10 First Day of School Activities

Make the first day memorable!

I am going to do 2, 4, 5, 7, and 10 over the first week of my classroom.

  1. Time Capsule: Compile a “time capsule”. This can be as simple as a shoe box! Inside the time capsule, have each child draw a picture of themselves and fill out basic information about their preferences. Teacher can also include: measurements of all students’ heights, actual class photograph, and “scraps” of paper from the first day (photos, work samples, etc.). Here is a link to a free Time Capsule Worksheet.fe28f64b635dd7719b661c882a53e361
  2. Class-Puzzles: Each student gets a blank puzzle piece to decorate however they want. An instant display in which your students can find themselves.
  3. Class Rules: Work together as a class to draft class rules. Allow students to write their own independently. Once independently brainstormed, compile ideas onto an anchor chart and sort by commonalities, such as “Respect self” (don’t be late, wear appropriate clothes, etc.), “Respect property” (use tools correctly, don’t draw on the walls, etc.), and “Respect others” (be nice, don’t talk in the hall, etc.). Help students sort their ideas, even the obscure ones!
  4. Bucket Lists: Set goals for the upcoming year using Bucket Lists. Here are the links to the bucket lists for each grade level: firstsecondthirdfourthfifth, and sixth.

5. First Day Jitters: Read First Day Jitters and make Jitter Juice!

6. A Big Wind Blows For: This game is the connection version of musical chairs.  Benefits of this game: Highly active, students find commonalities with other students, and very engaging. Potential Challenges: Must be modeled initially (moving safety), shy students may struggle, and competitive students may struggle.

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7. Get to Know You PhonesI am personally going to do this low-stress writing and drawing activity. It will not be our only on-going first week task, but an easy one to display for students to express themselves.

8. How Do You Like to Learn? Give students this survey to learn more about their learning styles!

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9. Get to Know You Board Games: Print and play these three board games to get to know your students!

10. What I Wish My Teacher Knew: This does not have to be done on the first day. But how much would you learn about your students if they could tell you one thing completely anonymously? If you would like to structure the activity with a template, look here.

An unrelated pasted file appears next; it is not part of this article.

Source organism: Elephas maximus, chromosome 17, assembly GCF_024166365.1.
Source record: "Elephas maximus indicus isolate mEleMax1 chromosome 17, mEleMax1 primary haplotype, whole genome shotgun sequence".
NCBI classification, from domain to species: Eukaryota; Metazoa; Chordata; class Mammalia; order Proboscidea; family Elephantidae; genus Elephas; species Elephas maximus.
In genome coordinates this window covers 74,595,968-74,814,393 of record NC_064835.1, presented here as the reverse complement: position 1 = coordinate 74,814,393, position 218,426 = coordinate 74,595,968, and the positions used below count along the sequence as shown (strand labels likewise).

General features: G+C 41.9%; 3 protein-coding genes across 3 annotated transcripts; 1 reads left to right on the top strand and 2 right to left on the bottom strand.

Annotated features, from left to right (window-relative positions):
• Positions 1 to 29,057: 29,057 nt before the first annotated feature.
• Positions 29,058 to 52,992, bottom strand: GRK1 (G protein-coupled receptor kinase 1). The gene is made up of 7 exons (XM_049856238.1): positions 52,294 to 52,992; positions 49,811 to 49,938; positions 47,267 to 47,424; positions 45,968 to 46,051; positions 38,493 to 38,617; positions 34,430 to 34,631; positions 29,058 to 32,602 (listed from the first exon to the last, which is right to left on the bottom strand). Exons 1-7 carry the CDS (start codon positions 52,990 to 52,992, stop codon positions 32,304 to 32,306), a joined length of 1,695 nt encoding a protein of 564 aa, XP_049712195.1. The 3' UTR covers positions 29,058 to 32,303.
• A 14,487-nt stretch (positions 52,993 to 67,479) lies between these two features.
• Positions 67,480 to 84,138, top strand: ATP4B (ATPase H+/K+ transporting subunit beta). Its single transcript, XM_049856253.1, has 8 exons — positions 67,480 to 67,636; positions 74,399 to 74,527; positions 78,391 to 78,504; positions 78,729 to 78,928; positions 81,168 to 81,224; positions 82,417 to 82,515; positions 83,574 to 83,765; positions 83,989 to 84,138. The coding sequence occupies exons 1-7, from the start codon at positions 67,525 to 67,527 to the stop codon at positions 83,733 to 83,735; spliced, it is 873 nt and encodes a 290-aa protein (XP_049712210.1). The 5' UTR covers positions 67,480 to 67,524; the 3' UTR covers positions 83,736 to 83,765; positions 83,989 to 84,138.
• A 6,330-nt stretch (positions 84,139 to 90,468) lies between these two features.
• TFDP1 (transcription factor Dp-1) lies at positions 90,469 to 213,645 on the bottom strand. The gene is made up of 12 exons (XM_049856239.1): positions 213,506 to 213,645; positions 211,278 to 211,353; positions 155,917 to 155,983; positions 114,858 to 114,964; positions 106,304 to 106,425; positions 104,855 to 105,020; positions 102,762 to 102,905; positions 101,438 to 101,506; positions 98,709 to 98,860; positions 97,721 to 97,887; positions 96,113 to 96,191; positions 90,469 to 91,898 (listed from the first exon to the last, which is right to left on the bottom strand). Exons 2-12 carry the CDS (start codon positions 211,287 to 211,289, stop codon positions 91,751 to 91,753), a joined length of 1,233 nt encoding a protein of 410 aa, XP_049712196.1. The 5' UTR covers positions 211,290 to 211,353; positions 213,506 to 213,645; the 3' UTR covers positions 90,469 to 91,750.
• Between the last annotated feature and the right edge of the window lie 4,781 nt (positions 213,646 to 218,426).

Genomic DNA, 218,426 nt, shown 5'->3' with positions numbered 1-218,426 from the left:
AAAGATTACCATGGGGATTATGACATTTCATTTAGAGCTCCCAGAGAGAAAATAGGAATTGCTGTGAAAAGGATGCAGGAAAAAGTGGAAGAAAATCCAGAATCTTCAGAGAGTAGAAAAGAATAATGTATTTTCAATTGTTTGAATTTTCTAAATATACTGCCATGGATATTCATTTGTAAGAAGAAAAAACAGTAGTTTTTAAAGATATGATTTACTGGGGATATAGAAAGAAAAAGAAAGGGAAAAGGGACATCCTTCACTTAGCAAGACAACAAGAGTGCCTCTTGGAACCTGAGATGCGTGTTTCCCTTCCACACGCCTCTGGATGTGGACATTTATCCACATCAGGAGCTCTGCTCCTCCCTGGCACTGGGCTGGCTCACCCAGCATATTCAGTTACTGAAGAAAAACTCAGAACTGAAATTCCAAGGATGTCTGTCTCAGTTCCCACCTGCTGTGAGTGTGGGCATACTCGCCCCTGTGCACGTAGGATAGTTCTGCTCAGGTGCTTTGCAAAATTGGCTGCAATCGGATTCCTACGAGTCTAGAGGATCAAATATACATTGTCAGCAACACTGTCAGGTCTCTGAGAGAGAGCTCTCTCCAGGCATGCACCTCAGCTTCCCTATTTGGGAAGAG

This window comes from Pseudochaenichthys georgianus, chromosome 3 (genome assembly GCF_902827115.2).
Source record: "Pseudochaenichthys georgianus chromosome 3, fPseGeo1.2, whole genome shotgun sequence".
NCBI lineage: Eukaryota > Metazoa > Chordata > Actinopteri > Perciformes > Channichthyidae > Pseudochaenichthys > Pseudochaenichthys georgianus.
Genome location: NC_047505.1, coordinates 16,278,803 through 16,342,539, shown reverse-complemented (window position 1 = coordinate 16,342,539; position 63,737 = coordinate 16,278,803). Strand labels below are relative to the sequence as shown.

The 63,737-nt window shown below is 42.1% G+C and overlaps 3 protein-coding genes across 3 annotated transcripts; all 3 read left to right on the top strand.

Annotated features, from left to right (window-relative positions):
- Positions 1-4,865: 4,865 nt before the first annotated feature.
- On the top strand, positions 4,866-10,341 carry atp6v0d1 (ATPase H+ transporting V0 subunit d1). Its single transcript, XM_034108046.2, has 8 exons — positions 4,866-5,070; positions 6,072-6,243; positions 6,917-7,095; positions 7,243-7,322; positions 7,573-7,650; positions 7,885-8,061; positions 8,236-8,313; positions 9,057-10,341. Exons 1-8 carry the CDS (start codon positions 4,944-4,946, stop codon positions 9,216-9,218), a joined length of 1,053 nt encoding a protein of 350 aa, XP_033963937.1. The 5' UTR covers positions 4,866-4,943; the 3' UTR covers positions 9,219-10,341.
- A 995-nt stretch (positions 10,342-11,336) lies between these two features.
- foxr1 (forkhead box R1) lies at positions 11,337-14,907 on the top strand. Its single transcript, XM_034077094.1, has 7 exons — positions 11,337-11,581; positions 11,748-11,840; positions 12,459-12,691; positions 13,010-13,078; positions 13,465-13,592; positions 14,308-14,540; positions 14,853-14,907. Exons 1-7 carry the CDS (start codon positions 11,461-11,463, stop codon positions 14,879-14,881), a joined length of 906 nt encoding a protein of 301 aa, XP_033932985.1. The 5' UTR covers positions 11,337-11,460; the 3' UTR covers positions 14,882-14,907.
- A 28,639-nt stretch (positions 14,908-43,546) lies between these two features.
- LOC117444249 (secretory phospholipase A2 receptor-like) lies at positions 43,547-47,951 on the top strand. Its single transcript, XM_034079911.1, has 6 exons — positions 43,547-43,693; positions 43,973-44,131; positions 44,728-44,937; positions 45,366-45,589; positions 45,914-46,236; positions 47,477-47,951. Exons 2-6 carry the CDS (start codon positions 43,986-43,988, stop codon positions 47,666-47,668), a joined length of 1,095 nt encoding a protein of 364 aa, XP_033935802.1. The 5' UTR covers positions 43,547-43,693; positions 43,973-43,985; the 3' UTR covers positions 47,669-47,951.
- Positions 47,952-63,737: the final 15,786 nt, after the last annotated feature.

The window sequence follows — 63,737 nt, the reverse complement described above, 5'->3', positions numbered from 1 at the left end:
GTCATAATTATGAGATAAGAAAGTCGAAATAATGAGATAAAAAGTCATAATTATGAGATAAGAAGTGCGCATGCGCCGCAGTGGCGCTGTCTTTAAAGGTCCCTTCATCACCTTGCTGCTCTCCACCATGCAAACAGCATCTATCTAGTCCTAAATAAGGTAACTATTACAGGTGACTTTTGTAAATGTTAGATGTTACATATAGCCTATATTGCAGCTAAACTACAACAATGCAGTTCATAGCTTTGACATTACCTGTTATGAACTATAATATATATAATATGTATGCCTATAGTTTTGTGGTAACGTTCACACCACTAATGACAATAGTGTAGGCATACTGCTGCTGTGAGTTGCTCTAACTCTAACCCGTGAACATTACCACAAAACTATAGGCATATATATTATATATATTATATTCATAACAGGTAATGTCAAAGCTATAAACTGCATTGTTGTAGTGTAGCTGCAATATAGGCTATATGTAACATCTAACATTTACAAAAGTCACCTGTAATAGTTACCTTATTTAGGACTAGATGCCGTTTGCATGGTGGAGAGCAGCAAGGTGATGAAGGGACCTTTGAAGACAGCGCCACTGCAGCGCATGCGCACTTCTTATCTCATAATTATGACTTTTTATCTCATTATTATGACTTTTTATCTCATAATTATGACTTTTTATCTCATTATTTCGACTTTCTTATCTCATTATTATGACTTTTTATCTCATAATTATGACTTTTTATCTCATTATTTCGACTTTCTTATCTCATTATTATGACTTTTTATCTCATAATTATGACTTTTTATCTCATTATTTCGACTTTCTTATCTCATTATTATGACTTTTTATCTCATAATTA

Starting the Year with Growth Mindset

MistakesSchool has not started just yet, but I am already excited to grow with my students. I am ready to launch into Growth Mindset from the beginning of the year. I have found in years past, I’ve often back pedaled to teach Growth Mindset. This back pedaling happens once I hear students use discouraging language or underestimate their own accomplishments. So in terms of growing: this year I will lead with Growth Mindset.

I am going to lead this dialogue with a series of read aloud books. I picked these books, because they specifically focus not on academic growth.

Bubble Gum Brain

This is a fun visual to introduce the idea of Growth Mindset to students, featuring fun cartoon illustrations. I recommend implementing the vocabulary of “Bubble Gum Brain” and “Brick Brain” from this book into your class.

Iggy Peck, Architect

A story about a young architect who, with his second grade class, builds a bridge out of unlikely materials.

Rosie Revere, Engineer

Rosie decides to build a flying machine to help her aunt achieve her goals.

The Dot

Vashti is not allowed to leave art class until she draws something, and that is when she discovers her hidden talent.

WRITING ACTIVITY:

After or in between these read alouds, I plan to introduce the concept of “Bucket Lists”: skills my students my students wish to foster in the upcoming year. “Bucket List” topics can be linked to the above books by referencing the skills of building, inventing, and drawing, while connected to the students’ lives by having them share skills they wish to develop further.

With your new students in the upcoming year, keep it open ended! I use the below bucket list writing activity to root the students in their goal setting. The pages of the bucket are interchangeable and can be completely customizable to each student. For the younger grades, or students intimidated by writing, there are blank pages for just pictures of their Bucket List goals.

Here are the links to the bucket lists for each grade level: firstsecondthirdfourthfifth, and sixth.

These bucket lists also make great beginning/end of quarter activities as a fresh start! It is a great way for students to independently reevaluate: what goals have I met and what goals have I yet to meet?

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